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29 November 2016

It has been very interesting to hear the various commentaries on our living in a ‘post-truth’ world. There have been signs of this emerging for a very long time. People are more inclined to listen, or watch for example, radio stations and shows that back their world view or perspective. Most wouldn’t dare listen to another station or show which challenged their view. And more interestingly, there are many who insist in believing in a perspective that flies in the face of hard-core, well researched evidence.

There are groups of people who believe that wearing bicycle helmets damage the neck and cause serious brain injury through diffuse axonal injury even though study after study – the latest being the Finnish and UNSW studies of over 65 000 injured cyclists - happen to claim that helmets reduce the chances of serious head injury by 70%.

There are also groups of people who believe immunisation leads to autism even though there have never been any medical studies to draw this conclusion and/or the first suggestion of this being entirely debunked as fraudulent nonsense.

People gravitate towards fringe diets, take part in extreme sports etc etc often against medical advice. The Arrowsmith program has virtually no evidence to support it (unlike the Feuerstein program that has over 2500 research studies) yet people are paying upward of $10 000 to get their child enrolled and it has been adopted by various schools.

And of course, even though on current accounts 98% of scientists recognise human-induced climate change, there are many who still dismiss this as a hoax for wildly contradictory, unconnected reasons. America has plenty of absolute lunatics who promulgate anything to get attention. Alex Jones (U.S. radio host and ‘paleoconservative’) says that “government and big business have colluded to create a New World order through manufactured economic crises, sophisticated surveillance tech and—above all—inside-job terror attacks that fuel exploitable hysteria". This complete head-case has a massive following which is quite a concern.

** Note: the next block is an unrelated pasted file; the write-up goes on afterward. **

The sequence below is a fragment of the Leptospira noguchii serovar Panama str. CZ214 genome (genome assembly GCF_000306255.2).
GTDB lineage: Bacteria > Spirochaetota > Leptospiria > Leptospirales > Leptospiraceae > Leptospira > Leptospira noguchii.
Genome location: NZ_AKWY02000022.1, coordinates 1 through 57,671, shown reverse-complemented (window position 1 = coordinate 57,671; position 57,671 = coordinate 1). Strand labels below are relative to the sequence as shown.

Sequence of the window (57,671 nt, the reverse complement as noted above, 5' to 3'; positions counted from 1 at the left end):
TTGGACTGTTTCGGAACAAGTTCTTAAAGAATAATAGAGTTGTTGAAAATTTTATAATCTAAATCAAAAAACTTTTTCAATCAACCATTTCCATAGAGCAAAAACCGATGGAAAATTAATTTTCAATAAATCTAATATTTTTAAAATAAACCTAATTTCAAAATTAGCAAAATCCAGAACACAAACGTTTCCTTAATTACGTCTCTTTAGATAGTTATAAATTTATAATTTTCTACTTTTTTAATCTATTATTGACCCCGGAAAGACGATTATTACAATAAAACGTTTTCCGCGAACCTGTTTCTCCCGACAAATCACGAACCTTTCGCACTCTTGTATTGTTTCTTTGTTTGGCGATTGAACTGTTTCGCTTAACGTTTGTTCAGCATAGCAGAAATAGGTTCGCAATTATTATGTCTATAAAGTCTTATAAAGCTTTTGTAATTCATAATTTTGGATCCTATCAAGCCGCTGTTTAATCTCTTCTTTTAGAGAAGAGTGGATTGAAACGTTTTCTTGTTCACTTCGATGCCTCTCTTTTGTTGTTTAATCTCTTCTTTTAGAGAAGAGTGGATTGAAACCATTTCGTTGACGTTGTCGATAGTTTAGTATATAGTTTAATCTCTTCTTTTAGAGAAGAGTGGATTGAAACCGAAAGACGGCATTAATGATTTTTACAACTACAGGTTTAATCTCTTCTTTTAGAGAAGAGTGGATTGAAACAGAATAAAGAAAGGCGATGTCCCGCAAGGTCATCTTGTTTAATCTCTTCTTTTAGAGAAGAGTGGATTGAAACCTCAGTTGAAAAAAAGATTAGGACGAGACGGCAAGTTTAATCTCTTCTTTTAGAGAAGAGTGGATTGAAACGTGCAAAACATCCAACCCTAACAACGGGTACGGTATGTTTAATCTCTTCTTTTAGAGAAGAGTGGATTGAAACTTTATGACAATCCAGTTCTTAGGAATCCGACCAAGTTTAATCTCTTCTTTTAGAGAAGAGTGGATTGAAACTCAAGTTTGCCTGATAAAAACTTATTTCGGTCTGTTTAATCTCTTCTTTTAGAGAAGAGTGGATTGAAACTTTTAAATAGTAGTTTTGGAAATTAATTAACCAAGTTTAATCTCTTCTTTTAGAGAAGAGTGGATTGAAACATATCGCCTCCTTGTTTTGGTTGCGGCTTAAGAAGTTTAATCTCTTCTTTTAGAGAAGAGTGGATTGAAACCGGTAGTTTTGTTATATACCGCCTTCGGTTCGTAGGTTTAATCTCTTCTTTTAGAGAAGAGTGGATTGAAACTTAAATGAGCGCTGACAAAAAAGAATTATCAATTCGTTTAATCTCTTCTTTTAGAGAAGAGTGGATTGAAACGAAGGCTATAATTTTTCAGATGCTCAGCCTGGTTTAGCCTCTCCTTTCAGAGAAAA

In fact, America is the only country where a significant proportion of the population believes that professional wrestling is real but the moon landing was faked.

The weird and the whacky gets as much attention as the well-researched and the well-considered. Wisdom is short-changed or regarded given as much prominence as quackery. The intelligent is as revered as the stupid.  

We do have sites such as Blue Feed Red Feed which analyses and detects what’s politically bogus but to be honest, people cling hold to what they want to believe, not what is factual. The most recent objective analysis of the US election showed that the top 80% of stories were mainly untrue with the US President Elect making statements that were mainly fabricated (75% by most measures).

So this brings me back to an important question - or observation as it is. In this post-truth world order, if doctors are not heard, and if scientists are not heard, or if those who sprout untruths are more heard, then does anyone hear teachers and principals? Thankfully I feel heard a lot more but we all experience times when our collective perspectives are overlooked.

Importantly, how do we ensure our students know what is fabrication; urban myth; outright lie or what is truthful; factual and researched? How do they ascertain fact from opinion? The source of so much uncertainty, such lack of clarity, is the internet. It gives us a world of knowledge at our fingertips and a world of ignorance.

The Future Work Skills 2020 document outlines 10 essential skills students will need to have to navigate the future these being:

  1. Sense-making
  2. Novel and adaptive thinking
  3. Social intelligence
  4. Trans-disciplinarity
  5. New media literacy
  6. Computational thinking
  7. Cognitive load management
  8. Design mind-set
  9. Cross cultural competency
  10. Virtual collaboration

In the post-truth world, we are going to have to educate our kids in:

  • (1) Sense-making – an ability to determine deeper meaning of significance of what is being expressed
  • (5) Computational thinking – an ability to translate vast amounts of data into abstract concepts and to understand data-based reasoning (think climate change data!)
  • (7) Transdisciplinarity – literacy and an ability to understand concepts across multiple disciplines

In learning the above, I trust a Mount Sinai child would then not ever express the levels of pig-ignorance that have been on display in our post-truth world!